I am not a follow-the-rules crafter.
I grew up dabbling in many different crafts and spent a little time after college working at a crafts store. Depending on what items were on sale (or what my discount could get me), I would bring home different crafts supplies every week. I made jewelry, knitted scarves, and even binged on cake decorating supplies. I loved experimenting. I loved seeing how a certain item would inspire an idea and eventually become something beautiful to show the world.
I was never a person to buy a book of patterns or read directions. I liked having a spark of an idea and working with the supplies to create the look I wanted on my own terms. I once scrapbooked a year of my life using burlap accents (not a common scrapbooking supply). I crocheted four 3D Star Wars figurines as a Christmas present without a pattern (or any idea how to crochet). And the amount of things I’ve used wallpaper for besides my walls is ridiculous.
When I interviewed for my job as web editor for the Meredith crafts group, my boss asked me if I knew how to sew. Now, sewing was never a craft I dabbled in. I’d done a little embroidery and hand-sewing, but I’d never touched a sewing machine. It worked out perfect! Since I didn’t know how to sew, I made the ideal candidate for helping them start the blog HowToSew.com. Through that project, I’ve not only touched a sewing machine and learned how to work it, but have successfully sewn quite a few projects for my home. But quilting was a different challenge.
Starting in January, our staff began our Passion 48 projects. (Read more about it here.) Every week, we spend an hour making a quilt for ourselves. For someone whose never quilted before, this was an overwhelming project! I chose my project–a small Dresden Plate wall hanging. After a week of working on it, I decided I couldn’t follow the pattern. I started making a bunch of Dresden Plates in different sizes for what was now a throw. I added hand embroidered accents and am now making a scrappy pieced binding. It looks nothing like the original project (you can see the difference below). But it is something that I’m proud of and that fits my personal style.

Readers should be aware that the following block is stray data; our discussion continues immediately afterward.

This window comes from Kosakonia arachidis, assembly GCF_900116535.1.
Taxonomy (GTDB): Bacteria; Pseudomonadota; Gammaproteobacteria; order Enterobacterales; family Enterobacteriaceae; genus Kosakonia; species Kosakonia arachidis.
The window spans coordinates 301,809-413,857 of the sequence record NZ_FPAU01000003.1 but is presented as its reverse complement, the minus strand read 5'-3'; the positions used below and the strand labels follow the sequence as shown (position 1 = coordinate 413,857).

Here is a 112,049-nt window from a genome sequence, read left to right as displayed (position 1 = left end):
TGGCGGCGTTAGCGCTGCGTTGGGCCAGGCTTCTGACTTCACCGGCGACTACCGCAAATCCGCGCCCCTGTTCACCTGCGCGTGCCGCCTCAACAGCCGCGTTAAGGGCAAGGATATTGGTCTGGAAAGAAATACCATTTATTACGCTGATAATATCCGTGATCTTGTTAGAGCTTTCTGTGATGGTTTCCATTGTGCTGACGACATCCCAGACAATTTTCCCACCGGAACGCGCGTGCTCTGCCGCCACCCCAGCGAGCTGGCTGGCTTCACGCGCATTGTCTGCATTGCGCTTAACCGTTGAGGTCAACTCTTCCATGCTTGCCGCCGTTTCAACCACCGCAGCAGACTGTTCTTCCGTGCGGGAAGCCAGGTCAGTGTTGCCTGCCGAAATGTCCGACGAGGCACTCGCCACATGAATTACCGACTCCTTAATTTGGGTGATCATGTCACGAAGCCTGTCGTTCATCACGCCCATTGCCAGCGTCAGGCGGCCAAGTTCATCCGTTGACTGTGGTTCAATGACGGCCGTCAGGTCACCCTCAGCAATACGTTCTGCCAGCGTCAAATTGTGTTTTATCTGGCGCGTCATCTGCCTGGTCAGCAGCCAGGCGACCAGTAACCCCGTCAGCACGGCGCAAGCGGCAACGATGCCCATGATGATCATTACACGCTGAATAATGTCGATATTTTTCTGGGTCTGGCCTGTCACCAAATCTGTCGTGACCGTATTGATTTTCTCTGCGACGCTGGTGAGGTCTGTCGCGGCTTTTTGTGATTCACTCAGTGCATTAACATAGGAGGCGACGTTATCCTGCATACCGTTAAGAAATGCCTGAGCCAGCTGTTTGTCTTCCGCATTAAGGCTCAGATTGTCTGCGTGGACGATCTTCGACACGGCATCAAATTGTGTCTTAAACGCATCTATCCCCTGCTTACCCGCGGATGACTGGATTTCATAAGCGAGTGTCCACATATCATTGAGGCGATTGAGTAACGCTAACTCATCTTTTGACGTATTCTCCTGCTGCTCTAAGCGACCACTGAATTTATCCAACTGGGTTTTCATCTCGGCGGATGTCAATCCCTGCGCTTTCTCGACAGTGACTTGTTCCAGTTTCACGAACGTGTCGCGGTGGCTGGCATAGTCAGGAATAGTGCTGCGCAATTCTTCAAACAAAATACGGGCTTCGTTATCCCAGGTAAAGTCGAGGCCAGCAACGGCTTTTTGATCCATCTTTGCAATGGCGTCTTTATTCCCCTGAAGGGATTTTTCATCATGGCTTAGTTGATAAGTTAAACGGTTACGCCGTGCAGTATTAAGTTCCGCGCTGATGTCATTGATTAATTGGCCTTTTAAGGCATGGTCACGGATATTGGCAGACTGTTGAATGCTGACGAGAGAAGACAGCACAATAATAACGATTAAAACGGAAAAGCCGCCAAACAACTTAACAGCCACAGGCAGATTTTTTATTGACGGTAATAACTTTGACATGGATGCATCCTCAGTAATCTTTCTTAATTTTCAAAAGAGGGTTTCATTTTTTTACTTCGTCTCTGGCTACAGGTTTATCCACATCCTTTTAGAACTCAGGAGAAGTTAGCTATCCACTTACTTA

While making this first quilt, though, I had a million questions. Not surprising for most of you, I’m sure, quilting is not a craft you can start on without knowing the basics. Knowing how to sew was not enough. Quilting has a language of its own and can involve some pretty complicated techniques. I luckily work with an amazing group of quilters who love to share their quilting knowledge, and they were so helpful answering my questions and showing me how to do things. But my questions did get annoying, I’m sure. I asked them to suggest a great book I could bring home to read to help me learn.
In an act of serendipity, we’d just published the Better Homes and Gardens Complete Guide to Quilting: Second Edition. You can buy your own copy here. It’s like learning from a friend. It’s published by my creative and knowledgeable coworkers with the same language and style of the magazines that I work with on a daily basis–it was such a perfect way for me to learn! Plus, the book is filled with beautiful photography and really detailed step-by-step photos, so I can easily see the techniques (great for someone like me who doesn’t necessarily like to read instructions all the time). It even has great diagrams, like the machine quilting diagrams below. I’ll be referencing these soon!
The book is divided into 16 chapters with everything from basic tools to cutting to binding and finishing. It breaks up each step in the quilting process for an easy reference guide. I started going through the book page by page since I had questions about each part of quilting, but the chapters and the index at the end of the book make it easy for me to look up a specific technique quick, so I can get back to sewing. It has loop book binding, so your pages lay flat without flipping, which is nice when I need to set it down next to my cutting board or sewing machine. It even has blank pages at the end of each chapter for me to take my own notes.
One of my favorite features of this book are the handy measurement, yardage, and size charts. I don’t like math very much, so it’s great to have a chart I can scan quick or bring with me to the quilt shop. They have charts for everything you can imagine. I can tell you how many 4″ half-square triangles I can get from 3/4 yard of fabric in two seconds. Or how big my twin bed quilt needs to be to have a 10″ drop and a 10″ tuck. They even have a calculator for determining the yardage you need for a mitered border–no matter what size your quilt is!
This is absolutely my to-go guide for quilting. It’s a book that will live on my shelf my whole life (unless they come out with a Third Edition!). It not only taught me the basics, but I know it will be something that I can keep coming back to learn new techniques for an upcoming project or even to brush up on my basics.
Visit the Moda Fabrics blog to see what other designers are reading right now and what book inspired them to start quilting! Plus, Moda Fabrics is giving away 6 great new books–enter to win on their blog!
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